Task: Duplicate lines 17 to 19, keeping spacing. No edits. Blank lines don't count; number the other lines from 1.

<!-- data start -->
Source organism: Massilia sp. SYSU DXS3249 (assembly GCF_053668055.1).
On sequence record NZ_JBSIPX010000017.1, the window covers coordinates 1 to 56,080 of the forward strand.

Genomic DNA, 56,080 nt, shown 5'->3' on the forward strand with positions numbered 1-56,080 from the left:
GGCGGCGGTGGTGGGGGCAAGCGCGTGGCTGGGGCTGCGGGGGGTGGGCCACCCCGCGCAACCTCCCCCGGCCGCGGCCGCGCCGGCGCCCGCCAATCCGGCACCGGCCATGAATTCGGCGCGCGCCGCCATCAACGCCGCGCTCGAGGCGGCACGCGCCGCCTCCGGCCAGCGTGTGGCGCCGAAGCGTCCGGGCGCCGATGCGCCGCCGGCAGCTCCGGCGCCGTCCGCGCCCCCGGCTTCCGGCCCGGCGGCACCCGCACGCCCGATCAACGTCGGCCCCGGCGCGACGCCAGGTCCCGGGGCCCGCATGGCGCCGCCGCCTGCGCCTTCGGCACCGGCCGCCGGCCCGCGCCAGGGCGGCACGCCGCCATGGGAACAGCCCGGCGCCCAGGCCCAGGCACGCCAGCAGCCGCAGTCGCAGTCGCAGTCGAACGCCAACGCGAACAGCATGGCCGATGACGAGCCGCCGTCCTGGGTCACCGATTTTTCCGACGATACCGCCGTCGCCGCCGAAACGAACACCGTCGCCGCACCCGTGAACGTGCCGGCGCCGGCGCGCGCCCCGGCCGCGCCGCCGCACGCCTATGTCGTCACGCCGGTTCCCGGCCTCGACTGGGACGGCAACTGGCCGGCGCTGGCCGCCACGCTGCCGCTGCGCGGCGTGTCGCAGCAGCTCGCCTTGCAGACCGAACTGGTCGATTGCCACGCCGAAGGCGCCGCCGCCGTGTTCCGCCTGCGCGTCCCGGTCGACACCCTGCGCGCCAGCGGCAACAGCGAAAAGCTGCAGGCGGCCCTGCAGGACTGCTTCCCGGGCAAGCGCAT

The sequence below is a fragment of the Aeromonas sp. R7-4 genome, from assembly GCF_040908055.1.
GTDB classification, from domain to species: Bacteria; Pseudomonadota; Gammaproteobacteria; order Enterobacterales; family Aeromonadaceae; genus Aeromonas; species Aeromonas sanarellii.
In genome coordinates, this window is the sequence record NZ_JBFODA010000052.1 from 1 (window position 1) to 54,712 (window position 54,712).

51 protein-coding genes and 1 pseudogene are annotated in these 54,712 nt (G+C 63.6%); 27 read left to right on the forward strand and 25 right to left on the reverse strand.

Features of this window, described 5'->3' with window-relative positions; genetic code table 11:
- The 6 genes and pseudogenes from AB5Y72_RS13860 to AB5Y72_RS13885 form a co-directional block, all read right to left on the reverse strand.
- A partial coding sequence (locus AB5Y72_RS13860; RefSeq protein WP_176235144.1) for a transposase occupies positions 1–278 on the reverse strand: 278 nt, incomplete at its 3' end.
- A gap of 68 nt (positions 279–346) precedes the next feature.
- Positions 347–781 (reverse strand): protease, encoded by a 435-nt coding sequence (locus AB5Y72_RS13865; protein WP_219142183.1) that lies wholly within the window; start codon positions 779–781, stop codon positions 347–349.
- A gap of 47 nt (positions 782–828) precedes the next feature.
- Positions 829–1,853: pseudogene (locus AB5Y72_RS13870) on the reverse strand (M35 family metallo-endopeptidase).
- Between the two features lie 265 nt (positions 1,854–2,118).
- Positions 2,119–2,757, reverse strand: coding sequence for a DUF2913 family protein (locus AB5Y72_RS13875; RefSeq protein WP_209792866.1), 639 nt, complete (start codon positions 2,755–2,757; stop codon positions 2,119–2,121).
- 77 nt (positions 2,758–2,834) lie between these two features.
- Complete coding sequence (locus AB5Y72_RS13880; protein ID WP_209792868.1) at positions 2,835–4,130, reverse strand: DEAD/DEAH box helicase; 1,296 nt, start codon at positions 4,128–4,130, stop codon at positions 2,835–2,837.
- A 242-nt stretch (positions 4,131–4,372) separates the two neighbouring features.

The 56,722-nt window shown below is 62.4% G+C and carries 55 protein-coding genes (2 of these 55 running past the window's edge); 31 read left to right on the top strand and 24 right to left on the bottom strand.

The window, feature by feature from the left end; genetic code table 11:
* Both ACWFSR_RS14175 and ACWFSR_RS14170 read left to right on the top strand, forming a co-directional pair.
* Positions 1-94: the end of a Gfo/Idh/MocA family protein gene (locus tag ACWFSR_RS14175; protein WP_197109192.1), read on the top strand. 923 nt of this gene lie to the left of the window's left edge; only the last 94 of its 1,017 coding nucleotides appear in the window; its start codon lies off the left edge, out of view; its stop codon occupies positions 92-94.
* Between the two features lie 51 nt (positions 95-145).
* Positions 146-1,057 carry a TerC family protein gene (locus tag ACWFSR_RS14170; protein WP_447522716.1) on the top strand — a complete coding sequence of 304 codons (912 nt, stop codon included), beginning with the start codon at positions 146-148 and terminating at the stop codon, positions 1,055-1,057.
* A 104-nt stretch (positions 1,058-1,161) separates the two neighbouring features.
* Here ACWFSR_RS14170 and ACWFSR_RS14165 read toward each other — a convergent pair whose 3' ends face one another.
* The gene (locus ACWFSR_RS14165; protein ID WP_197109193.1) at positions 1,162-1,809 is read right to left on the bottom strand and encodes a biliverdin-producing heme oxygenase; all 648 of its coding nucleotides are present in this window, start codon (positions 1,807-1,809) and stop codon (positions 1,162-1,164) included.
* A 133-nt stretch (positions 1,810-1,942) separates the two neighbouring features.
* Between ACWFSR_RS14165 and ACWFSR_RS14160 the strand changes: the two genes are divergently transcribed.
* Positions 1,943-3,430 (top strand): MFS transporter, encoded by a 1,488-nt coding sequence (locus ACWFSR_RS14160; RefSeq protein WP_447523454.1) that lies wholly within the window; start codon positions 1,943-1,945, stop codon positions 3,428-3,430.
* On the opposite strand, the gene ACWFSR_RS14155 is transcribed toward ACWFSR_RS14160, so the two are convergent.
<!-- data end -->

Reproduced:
- Positions 2,119–2,757, reverse strand: coding sequence for a DUF2913 family protein (locus AB5Y72_RS13875; RefSeq protein WP_209792866.1), 639 nt, complete (start codon positions 2,755–2,757; stop codon positions 2,119–2,121).
- 77 nt (positions 2,758–2,834) lie between these two features.
- Complete coding sequence (locus AB5Y72_RS13880; protein ID WP_209792868.1) at positions 2,835–4,130, reverse strand: DEAD/DEAH box helicase; 1,296 nt, start codon at positions 4,128–4,130, stop codon at positions 2,835–2,837.